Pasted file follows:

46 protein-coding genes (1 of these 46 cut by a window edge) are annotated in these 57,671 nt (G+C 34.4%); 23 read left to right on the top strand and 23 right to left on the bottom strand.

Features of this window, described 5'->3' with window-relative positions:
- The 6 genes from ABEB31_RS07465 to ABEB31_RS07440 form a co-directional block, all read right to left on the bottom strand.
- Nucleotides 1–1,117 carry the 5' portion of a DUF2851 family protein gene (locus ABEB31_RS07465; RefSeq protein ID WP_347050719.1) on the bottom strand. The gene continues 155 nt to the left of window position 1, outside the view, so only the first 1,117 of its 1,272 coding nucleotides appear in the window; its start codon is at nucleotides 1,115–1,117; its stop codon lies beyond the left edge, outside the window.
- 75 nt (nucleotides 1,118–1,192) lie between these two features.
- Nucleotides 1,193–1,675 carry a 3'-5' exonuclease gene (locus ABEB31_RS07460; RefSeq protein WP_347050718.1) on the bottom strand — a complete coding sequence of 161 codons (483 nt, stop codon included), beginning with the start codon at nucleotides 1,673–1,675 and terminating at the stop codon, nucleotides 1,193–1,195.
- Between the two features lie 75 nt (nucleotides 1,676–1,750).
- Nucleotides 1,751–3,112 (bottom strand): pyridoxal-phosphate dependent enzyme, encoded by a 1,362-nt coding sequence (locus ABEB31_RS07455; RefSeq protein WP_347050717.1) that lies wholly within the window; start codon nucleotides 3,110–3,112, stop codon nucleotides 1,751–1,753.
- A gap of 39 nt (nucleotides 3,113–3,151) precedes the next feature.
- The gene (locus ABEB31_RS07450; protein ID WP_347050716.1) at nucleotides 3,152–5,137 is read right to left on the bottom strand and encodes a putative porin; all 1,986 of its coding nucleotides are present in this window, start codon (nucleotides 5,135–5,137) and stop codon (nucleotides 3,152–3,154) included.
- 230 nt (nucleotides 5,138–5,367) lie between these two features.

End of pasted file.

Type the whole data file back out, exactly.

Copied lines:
46 protein-coding genes (1 of these 46 cut by a window edge) are annotated in these 57,671 nt (G+C 34.4%); 23 read left to right on the top strand and 23 right to left on the bottom strand.

Features of this window, described 5'->3' with window-relative positions:
- The 6 genes from ABEB31_RS07465 to ABEB31_RS07440 form a co-directional block, all read right to left on the bottom strand.
- Nucleotides 1–1,117 carry the 5' portion of a DUF2851 family protein gene (locus ABEB31_RS07465; RefSeq protein ID WP_347050719.1) on the bottom strand. The gene continues 155 nt to the left of window position 1, outside the view, so only the first 1,117 of its 1,272 coding nucleotides appear in the window; its start codon is at nucleotides 1,115–1,117; its stop codon lies beyond the left edge, outside the window.
- 75 nt (nucleotides 1,118–1,192) lie between these two features.
- Nucleotides 1,193–1,675 carry a 3'-5' exonuclease gene (locus ABEB31_RS07460; RefSeq protein WP_347050718.1) on the bottom strand — a complete coding sequence of 161 codons (483 nt, stop codon included), beginning with the start codon at nucleotides 1,673–1,675 and terminating at the stop codon, nucleotides 1,193–1,195.
- Between the two features lie 75 nt (nucleotides 1,676–1,750).
- Nucleotides 1,751–3,112 (bottom strand): pyridoxal-phosphate dependent enzyme, encoded by a 1,362-nt coding sequence (locus ABEB31_RS07455; RefSeq protein WP_347050717.1) that lies wholly within the window; start codon nucleotides 3,110–3,112, stop codon nucleotides 1,751–1,753.
- A gap of 39 nt (nucleotides 3,113–3,151) precedes the next feature.
- The gene (locus ABEB31_RS07450; protein ID WP_347050716.1) at nucleotides 3,152–5,137 is read right to left on the bottom strand and encodes a putative porin; all 1,986 of its coding nucleotides are present in this window, start codon (nucleotides 5,135–5,137) and stop codon (nucleotides 3,152–3,154) included.
- 230 nt (nucleotides 5,138–5,367) lie between these two features.